Protection from Floodwall Overtopping Scou
Kevin Chancey, sarah edens, Monica Murie, Jason Unruh
The United States Department of Agriculture (USDA) chief scientific research agency Agricultural Research Service (ARS) specializes in developing solutions to agricultural problems that affect Americans every day. Stillwater is home to a division of the ARS this unit is called the Hydraulic Engineering Research Unit (HERU). HERU has been in continuous operation since it was established in 1940. The lab has had a major impact on soil and water conservation engineering and is recognized nationally and internationally as a significant contributor of sound design criteria for soil and water conservation structures and channels. Most notable is the pioneer work in the design concepts for vegetated channels. The HERU conducts experiments and trials to develop criteria for the design and analysis of structures and channels for the conveyance, storage, disposal, and measurement of runoff waters. Also to develop fundamental knowledge of the hydraulics of surface flows for use in planning measures needed to control water for flood prevention, pollution abatement, and assessing the safety of existing measures. Other aspects the lab studies are the ability of vegetation and/or various natural and manufactured materials to prevent erosion when used to manage runoff waters. Floodwall overtopping is an example of the type of project that the HERU laboratory would investigate. Overtopping is a result of intense storm events that under the right conditions produce runoff that overtops floodwall structures. The process of overtopping can be devastating in several ways. The excess water can flood property that was intended to be protected by the wall, and also the force of the water coming over the wall can scour and deteriorate the materials and foundation of the wall on the downstream side causing failure. In accordance with the mission statement of the HERU laboratory, we will be looking at what materials can be used to reduce this erosion phenomenon called scour.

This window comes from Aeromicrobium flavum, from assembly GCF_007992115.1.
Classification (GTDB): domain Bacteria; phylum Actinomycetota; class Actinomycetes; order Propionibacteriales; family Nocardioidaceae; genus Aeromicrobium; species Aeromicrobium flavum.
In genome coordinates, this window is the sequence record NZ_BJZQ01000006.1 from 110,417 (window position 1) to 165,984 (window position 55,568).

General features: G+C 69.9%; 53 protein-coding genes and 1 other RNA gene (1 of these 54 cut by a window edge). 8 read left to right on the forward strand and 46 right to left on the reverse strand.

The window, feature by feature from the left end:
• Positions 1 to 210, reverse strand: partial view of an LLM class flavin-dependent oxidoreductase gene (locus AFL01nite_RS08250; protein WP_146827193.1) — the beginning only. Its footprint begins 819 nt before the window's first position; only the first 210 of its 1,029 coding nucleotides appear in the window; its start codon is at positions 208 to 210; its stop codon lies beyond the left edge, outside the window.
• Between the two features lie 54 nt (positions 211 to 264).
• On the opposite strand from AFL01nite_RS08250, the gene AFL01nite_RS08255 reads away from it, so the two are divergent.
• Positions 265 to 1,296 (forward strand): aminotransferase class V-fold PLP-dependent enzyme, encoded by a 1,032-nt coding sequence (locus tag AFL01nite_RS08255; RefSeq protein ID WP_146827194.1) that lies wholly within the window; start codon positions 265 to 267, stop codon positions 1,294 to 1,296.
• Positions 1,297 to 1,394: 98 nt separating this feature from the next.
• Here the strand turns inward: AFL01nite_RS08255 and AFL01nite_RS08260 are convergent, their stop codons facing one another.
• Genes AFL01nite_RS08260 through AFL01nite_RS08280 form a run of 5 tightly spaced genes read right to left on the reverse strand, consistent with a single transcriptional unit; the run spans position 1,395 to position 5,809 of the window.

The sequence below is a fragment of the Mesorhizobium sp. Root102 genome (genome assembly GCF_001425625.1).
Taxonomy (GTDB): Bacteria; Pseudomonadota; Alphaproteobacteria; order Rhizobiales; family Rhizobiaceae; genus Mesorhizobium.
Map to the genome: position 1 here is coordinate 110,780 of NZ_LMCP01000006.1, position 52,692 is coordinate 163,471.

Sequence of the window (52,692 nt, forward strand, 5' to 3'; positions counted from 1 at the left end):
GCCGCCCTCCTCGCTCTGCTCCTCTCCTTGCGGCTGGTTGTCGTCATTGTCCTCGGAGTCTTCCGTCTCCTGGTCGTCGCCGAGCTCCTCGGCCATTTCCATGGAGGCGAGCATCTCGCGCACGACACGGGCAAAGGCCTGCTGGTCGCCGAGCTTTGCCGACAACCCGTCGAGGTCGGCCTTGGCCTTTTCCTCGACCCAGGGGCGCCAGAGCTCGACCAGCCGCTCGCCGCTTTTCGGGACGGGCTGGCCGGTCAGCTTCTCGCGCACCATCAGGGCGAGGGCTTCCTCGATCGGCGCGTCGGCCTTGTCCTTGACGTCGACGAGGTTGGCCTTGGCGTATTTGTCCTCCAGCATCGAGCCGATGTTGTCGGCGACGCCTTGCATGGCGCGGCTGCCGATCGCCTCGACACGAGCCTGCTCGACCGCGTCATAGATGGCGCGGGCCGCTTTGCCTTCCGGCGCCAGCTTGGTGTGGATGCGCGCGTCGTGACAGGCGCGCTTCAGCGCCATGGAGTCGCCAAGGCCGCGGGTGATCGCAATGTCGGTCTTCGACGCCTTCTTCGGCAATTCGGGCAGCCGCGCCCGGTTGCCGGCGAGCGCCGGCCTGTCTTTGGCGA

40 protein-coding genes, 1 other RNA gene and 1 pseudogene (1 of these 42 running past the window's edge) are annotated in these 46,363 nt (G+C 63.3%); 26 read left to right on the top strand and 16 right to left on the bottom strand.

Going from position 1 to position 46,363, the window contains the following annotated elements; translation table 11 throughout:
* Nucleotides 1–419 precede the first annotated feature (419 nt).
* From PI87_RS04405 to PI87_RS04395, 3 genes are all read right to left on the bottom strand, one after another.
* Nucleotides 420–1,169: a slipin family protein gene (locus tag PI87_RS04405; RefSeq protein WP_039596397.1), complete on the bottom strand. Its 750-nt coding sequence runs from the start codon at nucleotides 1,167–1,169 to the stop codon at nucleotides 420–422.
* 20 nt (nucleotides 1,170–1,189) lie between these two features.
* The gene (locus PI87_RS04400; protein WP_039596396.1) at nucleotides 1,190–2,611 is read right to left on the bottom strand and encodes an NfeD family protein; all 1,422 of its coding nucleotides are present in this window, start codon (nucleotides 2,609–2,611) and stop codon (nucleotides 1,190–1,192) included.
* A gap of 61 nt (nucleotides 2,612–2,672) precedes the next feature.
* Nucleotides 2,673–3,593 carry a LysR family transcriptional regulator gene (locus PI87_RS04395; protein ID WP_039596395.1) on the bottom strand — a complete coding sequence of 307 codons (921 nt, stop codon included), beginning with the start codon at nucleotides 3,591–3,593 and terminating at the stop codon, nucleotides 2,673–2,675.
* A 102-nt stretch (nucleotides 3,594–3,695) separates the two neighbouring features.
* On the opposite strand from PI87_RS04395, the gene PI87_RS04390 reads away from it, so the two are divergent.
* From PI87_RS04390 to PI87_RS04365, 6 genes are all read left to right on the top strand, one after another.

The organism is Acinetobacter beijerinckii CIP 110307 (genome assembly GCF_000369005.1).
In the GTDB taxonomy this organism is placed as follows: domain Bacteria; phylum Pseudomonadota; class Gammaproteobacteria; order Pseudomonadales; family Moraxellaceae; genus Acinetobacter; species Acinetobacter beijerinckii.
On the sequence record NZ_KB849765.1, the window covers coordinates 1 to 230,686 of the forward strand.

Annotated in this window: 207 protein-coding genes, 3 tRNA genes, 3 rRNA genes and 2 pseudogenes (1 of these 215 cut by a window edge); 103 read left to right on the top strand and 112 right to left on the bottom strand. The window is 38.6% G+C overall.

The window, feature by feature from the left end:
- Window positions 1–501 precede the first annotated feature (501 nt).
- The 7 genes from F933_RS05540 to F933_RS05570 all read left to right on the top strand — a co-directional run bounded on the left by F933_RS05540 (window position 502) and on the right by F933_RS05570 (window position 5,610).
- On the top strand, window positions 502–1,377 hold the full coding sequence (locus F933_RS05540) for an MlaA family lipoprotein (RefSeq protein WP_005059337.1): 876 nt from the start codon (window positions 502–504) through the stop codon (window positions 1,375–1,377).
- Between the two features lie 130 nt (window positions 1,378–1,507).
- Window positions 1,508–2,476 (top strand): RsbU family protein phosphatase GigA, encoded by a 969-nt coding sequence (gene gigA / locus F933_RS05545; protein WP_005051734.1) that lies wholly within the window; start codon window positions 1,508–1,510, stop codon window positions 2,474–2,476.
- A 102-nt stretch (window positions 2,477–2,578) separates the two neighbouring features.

Floodwalls are designed to provide additional storage and protection against flooding, but when floods exceed the design recurrence interval of the floodwall, waters will overtop the floodwall resulting in a waterfall effect on the downstream side. The resulting downstream impinging flow may cause scour and erosion that can undermine or destabilize the floodwall, potentially resulting in a catastrophic failure. Steps must be taken to reduce or eliminate this scouring and erosion in order to secure the integrity of overtopped floodwalls.
Scope of Work
TDLP Inc. met with the USDA-ARS HERU in September to discuss the logistics of the design problem at hand, and design objectives for a generalized approach for preventing scour and erosion downstream of floodwalls. As seen in the customer requirements section, the HERU laboratory has asked TDLP Inc. to develop a generalized approach with consideration of an optimal ground application that would decrease scour from water overtopping floodwalls, increase ground stability in order to protect the integrity of existing floodwalls, and remain within economic constraints in order to keep the product easily applicable and marketable. TDLP Inc. will begin this process by investigating the specific issues and problems occurring with overtopping of floodwalls. In order for work to be considered complete for this project, TDLP Inc. is required to generate design concepts, build a model of floodwalls currently in existence using a flume provided by the HERU laboratory, determine experimental procedures for testing these concepts within the flume laboratory, model these concepts, and present concepts for evaluation.